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Mauritius
Opened 4 Oct 2007
at Biltmore Theatre

Alison Pill and Katie Finneran



Writer:Theresa Rebeck
Director:
Doug Hughes
Cast:
F. Murray Abraham (Sterling), Dylan Baker (Phillip), Bobby Cannavale (Dennis), Katie Finneran (Mary) and Alison Pill (Jackie).
Synopsis:
Jackie and Mary are half-sisters whose mother's death leaves them in possession of a rare stamp collection. But which sister actually owns the stamps? Which of three dealers can be trusted with their sale? And where do we choose to live: the present or the past?


Review by Polly wittenberg
Review by Barbara Mehlman and Geri Manus
Clippings from the press



A Review by Polly wittenberg

It’s musical chairs time at the MTC Biltmore. Theresa Rebeck’s new play Mauritius, her debut on Broadway, is one of those roundelays in which each of the five characters is trying to screw the others out of his/her interest in some very rare objects (here, postage stamps) and the whole thrust of the show is to find out which one(s) will be standing when the music stops and the final curtain falls.

It is tightly plotted and full of the kind of snappy dialogue that one is familiar with from TV shows like Law & Order, for which Ms. Rebeck has written extensively. Doug Hughes’ production is taut and shrewdly paced on a dark, clever set by John Lee Beatty that features double turntables.

What really gives the show some fizz, however, is a top-notch cast: Dylan Baker as the stuffy but shrewd stamp expert, F. Murray Abraham as the sleazy buyer with megabucks of dubious provenance, Katie Finneran as the waspy blonde probable “owner” of the stamps who wants them to go to a suitable museum, Alison Pill as Finneran’s estranged jeans-clad half-sister who has got the stamps and wants to make a quick but profitable deal for them, and Bobby Carnavale as the seemingly simple-minded but dark and charming would-be deal maker.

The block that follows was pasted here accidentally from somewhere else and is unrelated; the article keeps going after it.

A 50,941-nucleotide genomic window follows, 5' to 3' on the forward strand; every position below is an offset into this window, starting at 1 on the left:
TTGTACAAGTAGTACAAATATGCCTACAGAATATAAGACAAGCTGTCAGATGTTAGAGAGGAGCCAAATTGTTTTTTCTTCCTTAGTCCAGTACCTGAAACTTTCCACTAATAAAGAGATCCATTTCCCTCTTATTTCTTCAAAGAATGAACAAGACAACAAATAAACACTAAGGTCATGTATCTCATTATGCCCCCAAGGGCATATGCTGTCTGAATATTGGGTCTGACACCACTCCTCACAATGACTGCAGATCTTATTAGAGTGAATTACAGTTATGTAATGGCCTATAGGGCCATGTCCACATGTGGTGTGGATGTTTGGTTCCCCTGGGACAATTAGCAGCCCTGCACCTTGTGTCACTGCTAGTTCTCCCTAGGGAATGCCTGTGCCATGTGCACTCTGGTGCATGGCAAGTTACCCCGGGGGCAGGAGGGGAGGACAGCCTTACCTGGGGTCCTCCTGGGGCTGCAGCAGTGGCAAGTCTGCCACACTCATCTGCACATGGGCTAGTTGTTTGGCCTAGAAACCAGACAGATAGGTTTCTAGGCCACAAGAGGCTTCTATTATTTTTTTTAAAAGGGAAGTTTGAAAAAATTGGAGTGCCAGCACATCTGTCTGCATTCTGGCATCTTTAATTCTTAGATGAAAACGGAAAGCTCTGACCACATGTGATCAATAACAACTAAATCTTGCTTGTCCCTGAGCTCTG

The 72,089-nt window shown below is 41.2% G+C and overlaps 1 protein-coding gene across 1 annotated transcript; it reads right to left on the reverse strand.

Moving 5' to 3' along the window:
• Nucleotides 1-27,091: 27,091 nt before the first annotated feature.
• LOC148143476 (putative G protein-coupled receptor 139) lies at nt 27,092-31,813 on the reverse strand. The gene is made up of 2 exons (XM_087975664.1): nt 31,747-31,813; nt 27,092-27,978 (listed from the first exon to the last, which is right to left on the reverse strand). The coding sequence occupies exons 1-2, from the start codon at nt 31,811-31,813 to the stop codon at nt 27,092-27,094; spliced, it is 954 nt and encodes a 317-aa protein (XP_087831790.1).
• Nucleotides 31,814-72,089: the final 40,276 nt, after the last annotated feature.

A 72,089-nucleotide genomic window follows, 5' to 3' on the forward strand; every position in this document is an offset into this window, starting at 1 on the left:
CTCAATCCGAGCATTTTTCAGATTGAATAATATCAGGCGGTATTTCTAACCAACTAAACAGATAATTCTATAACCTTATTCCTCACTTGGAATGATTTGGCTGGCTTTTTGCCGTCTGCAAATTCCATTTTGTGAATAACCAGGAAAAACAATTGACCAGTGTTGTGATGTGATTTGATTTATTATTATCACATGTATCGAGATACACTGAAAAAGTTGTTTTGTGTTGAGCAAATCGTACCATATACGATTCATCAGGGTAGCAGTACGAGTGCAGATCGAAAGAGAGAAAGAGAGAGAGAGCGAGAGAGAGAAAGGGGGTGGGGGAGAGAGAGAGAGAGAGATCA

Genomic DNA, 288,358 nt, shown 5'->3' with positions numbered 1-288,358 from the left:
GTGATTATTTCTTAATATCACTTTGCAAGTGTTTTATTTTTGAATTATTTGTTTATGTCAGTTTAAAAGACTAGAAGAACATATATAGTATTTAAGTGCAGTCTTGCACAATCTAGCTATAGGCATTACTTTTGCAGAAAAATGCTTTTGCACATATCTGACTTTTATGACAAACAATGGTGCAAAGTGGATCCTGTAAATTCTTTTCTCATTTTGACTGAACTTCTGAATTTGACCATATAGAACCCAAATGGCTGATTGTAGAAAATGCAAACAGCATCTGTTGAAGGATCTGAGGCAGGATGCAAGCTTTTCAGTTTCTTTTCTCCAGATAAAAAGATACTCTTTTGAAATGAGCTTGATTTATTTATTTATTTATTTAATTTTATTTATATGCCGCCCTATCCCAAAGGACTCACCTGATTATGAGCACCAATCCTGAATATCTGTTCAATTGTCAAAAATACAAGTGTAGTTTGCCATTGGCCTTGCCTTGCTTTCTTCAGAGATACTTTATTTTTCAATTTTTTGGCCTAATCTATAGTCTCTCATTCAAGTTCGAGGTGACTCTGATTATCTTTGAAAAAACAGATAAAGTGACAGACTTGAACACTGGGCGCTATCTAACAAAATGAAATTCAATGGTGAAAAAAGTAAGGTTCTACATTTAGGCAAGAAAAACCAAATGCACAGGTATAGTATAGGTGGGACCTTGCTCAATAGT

Last seen in Blackbird where she played a tightly strung rape victim confronting her assailant after many years, Ms. Pill here plays a tightly strung victim of abuse by the mother who has just died. She is very good at demonstrating both internal torment and the violence of retribution. And Mr. Carnavale has the kind of charisma that keeps you hanging on his every (appropriate) gesture.

Acting Artistic Director Dan Sullivan has gotten the MTC season off to a good start. Despite a somewhat obvious (and therefore disappointing) plot twist at the end, it is an enjoyable evening.

Polly Wittenberg
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Polly Wittenberg




A Review by Barbara Mehlman and Geri Manus.

In the fast-paced, hard-driving world of stamp collecting, there is no little square of paper more valuable than the Mauritius Post Office. In 1839, the government of the island paradise of Mauritius, just off the east coast of Madagascar, issued a One Penny and Two Penny stamp with the likeness of Queen Elizabeth in the center, with "Post Office" engraved along the edge.

Big mistake. The words "Post Office" should have read "Post Paid." Today, the Mauritius Post Office stamps, of which only a few survive in mint condition, are considered the crown of any stamp collection, having a combined worth of approximately six million pounds. It is these stamps that are at the catalyst for all the disreputable shenanigans in Theresa Rebeck's interesting new play, "Mauritius."

The play opens with Jackie, a young woman of about college age, entering an austere philately shop clutching a red album under her arm, trying to get the attention of the proprietor. One expects to see Rod Steiger in all his "Pawnbroker" glory emerge from behind the desk, but instead, we have cynical, sneering Philip, played by Dylan Baker, declining to look at yet another inherited "please let this be the lottery" stamp collection.

With one of the best lines from the play, "Does this look like the "Antique Roadshow" to you?," Philip dismisses the seemingly naďve Jackie, sharply played by Alison Pill, whose album turns out to be a treasure trove of stamps bequeathed to her by her mother. Dennis, in black leather jacket regalia, played by Bobby Cannavale of "Third Watch," is listening from the other room, and runs to see what the noise is all about.